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June 25, 1964

L. Stanley CRANDALL, Plaintiff,
Clement V. CONOLE, Charles E. Anable, Richard C. Conole, Bridwell W. Lincoln, William J. Callahan, Alva M. Meyers, Defendants

The opinion of the court was delivered by: CLARY

This is an action by L. Stanley Crandall, plaintiff (hereinafter called 'Crandall'), against Clement V. Conole (hereinafter called 'C. V. Conole'), Charles E. Anable (hereinafter called 'Anable'), Richard C. Conole (hereinafter called 'R. C. Conole'), Bridwell W. Lincoln (hereinafter called 'Lincoln'), William J. Callahan (hereinafter called 'Callahan'), and Alva M. Meyers (hereinafter called 'Meyers'), defendants. Crandall and C. V. Conole each own 300,000 shares, each comprising 50%, of the outstanding shares of common stock (total issued 600,000 shares) of Business Supplies Corporation of America (hereinafter called 'BSC'), a corporation organized and existing under the laws of the Commonwealth of Massachusetts. The remaining five defendants are Officers and Directors but not stockholders of BSC.

The case is presently before this Court for disposition of the following motions: (1) Plaintiff's motion for preliminary injunction (Docket Paper #3), including the amendment to said motion (Docket Paper #16); (2) Plaintiff's motion to hold defendants in civil contempt (Docket Paper #9); (3) Defendants' motion for preliminary disposition of motion for dissolution of temporary restraining order and to dismiss complaint (Docket Paper #7); (4) Defendants' motion for dissolution of temporary restraining order and to dismiss complaint (Docket Paper #8); (5) Defendants' amended motion for dissolution of temporary restraining order and to dismiss complaint (Docket Paper #13). Extensive hearings were held covering many trial days, briefs and requests for findings of fact and conclusions of law have been submitted (Docket Papers #17, #18 and #19), and argument has been had thereon, at the conclusion of which the Court took the matter under advisement.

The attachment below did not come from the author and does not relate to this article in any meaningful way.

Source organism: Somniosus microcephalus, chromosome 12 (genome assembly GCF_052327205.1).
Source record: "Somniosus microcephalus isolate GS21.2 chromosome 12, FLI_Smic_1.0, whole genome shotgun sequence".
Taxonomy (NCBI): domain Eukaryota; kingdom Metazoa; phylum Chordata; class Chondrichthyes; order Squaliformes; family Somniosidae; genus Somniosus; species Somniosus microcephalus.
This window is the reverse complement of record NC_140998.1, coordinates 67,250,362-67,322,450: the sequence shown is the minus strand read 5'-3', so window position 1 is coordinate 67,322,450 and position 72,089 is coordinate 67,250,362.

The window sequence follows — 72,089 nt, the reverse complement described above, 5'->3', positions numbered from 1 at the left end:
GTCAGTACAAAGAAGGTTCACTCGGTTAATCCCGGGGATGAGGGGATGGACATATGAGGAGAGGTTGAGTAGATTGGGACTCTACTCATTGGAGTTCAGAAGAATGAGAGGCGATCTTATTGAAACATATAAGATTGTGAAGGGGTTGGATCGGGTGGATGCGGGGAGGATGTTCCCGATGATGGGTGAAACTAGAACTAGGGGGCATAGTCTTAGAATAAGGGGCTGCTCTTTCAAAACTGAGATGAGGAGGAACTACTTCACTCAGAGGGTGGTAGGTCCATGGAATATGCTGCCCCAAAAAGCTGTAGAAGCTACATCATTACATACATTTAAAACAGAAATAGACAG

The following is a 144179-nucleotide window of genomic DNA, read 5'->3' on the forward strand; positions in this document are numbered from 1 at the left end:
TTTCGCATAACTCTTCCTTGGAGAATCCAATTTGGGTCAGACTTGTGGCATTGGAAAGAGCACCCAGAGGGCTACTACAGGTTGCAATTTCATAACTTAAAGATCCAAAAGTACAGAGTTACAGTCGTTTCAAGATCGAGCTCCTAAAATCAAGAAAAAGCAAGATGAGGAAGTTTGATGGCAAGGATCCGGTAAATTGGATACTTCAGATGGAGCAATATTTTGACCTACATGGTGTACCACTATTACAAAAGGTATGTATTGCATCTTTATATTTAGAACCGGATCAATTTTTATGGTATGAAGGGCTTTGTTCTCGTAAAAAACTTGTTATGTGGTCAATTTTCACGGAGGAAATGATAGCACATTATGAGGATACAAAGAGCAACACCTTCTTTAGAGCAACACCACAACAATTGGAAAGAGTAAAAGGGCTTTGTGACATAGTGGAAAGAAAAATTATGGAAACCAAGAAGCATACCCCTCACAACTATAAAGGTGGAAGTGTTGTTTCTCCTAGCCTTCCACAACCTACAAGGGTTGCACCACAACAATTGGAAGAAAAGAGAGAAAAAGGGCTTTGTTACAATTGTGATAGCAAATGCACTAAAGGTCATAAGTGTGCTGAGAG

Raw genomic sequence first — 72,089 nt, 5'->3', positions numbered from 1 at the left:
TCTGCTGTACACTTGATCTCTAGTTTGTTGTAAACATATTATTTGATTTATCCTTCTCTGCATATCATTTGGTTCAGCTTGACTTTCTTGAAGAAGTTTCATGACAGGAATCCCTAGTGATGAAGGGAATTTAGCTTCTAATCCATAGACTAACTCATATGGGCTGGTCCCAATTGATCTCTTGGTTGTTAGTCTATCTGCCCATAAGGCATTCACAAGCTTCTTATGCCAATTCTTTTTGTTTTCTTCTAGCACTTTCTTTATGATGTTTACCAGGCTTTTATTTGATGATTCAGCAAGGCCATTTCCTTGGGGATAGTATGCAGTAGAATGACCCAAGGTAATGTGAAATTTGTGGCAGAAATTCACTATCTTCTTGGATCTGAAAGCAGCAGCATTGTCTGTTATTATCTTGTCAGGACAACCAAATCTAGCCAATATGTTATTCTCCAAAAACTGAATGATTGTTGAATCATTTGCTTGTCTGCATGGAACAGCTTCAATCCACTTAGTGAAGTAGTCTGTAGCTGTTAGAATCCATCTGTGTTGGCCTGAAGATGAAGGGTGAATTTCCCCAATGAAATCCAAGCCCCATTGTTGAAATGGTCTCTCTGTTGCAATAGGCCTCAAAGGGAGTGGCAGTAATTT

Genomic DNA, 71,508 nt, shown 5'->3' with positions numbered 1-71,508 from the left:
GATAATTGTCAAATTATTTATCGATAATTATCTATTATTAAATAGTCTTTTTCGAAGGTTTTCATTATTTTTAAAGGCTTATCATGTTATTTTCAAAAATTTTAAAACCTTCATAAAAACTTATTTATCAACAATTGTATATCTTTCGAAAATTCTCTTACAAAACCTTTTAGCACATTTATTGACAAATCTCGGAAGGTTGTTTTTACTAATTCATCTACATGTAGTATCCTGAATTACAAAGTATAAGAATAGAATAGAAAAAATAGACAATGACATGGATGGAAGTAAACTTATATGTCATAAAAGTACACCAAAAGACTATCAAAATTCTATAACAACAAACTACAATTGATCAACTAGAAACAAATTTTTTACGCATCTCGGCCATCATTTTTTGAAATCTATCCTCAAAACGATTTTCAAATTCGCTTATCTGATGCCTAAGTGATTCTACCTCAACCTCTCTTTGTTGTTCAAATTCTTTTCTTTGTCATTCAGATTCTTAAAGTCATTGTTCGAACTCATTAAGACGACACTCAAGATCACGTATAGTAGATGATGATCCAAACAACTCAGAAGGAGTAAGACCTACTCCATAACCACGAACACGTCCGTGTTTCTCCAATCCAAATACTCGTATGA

As the case unfolded, it became increasingly clear to the Court that an extra-judicial adjustment of the differences between the parties would be the most sensible solution of the entire controversy and advantageous to all concerned. Several times during the course of the hearings, the Court urged counsel to attempt to effectuate such an adjustment, to which end, a series of conferences took place between respective counsel, and the plaintiff and C. V. Conole individually, without counsel. These conferences began during the hearings and continued long after they had ended, but the parties failed to reach an accord. At this point, the writer of this Opinion met with counsel and then, for the first and only time since he has been on the bench, met briefly with each of the two principals separately and without counsel, and finally with the principals and counsel. While possible solutions were discussed, and despite the strong urging of the Judge to settle, without specifying how, it became evident that an amicable solution could not be attained. Therefore, the Court will proceed to dispose of the matter.


 Crandall, in 1956, was the National Sales Manager of the Data Processing Supplies Division of International Business Machine Corporation (hereinafter called 'IBM'), at which time he aided officers and counsel for that company in the preparation of a proposed Consent Decree in an antitrust suit by the Government. By the terms of said Consent Decree, IBM was to encourage new competitors in the data processing card field. Crandall, seizing the opportunity to enter a theretofore virtually closed field, obtained not only the permission of IBM to leave and engage in this field, but the testimony indicates that he was advised so to do. He left IBM and teamed up with C. V. Conole, who had had a widely varied and successful business career. C. V. Conole was to furnish the administrative ability, Crandall the 'know-how', and they sought outside financing which was obtained from people by the name of Leidesdorf. The Leidesdorfs very shortly became disenchanted with the venture, which resulted in litigation lasting five years. It ended in 1962 in a settlement by which the Leidesdorfs, from a relatively small investment, realized over $ 1,000,000.00 in settlement. This left Crandall and C. V. Conole in complete ownership of the Company on a 50% Basis.